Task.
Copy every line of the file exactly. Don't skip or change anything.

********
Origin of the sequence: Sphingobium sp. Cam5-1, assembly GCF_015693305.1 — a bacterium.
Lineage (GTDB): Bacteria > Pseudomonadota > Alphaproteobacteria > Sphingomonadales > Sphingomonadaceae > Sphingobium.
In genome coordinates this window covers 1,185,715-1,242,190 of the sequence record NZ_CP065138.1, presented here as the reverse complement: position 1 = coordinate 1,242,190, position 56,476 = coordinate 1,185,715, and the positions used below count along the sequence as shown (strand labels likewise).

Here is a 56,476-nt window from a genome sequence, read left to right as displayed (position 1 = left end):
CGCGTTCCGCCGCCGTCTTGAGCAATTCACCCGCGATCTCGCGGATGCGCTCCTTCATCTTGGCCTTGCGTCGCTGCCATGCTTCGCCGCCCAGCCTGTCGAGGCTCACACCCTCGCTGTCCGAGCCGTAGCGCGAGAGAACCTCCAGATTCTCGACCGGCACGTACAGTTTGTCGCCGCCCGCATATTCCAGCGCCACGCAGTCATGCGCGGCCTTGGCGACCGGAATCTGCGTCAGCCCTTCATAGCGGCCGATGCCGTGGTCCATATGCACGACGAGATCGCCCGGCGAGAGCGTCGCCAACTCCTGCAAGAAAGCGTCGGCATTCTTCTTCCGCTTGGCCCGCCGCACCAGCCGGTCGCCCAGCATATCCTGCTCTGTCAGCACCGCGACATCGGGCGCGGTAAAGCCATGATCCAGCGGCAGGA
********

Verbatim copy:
Origin of the sequence: Sphingobium sp. Cam5-1, assembly GCF_015693305.1 — a bacterium.
Lineage (GTDB): Bacteria > Pseudomonadota > Alphaproteobacteria > Sphingomonadales > Sphingomonadaceae > Sphingobium.
In genome coordinates this window covers 1,185,715-1,242,190 of the sequence record NZ_CP065138.1, presented here as the reverse complement: position 1 = coordinate 1,242,190, position 56,476 = coordinate 1,185,715, and the positions used below count along the sequence as shown (strand labels likewise).

Here is a 56,476-nt window from a genome sequence, read left to right as displayed (position 1 = left end):
CGCGTTCCGCCGCCGTCTTGAGCAATTCACCCGCGATCTCGCGGATGCGCTCCTTCATCTTGGCCTTGCGTCGCTGCCATGCTTCGCCGCCCAGCCTGTCGAGGCTCACACCCTCGCTGTCCGAGCCGTAGCGCGAGAGAACCTCCAGATTCTCGACCGGCACGTACAGTTTGTCGCCGCCCGCATATTCCAGCGCCACGCAGTCATGCGCGGCCTTGGCGACCGGAATCTGCGTCAGCCCTTCATAGCGGCCGATGCCGTGGTCCATATGCACGACGAGATCGCCCGGCGAGAGCGTCGCCAACTCCTGCAAGAAAGCGTCGGCATTCTTCTTCCGCTTGGCCCGCCGCACCAGCCGGTCGCCCAGCATATCCTGCTCTGTCAGCACCGCGACATCGGGCGCGGTAAAGCCATGATCCAGCGGCAGGA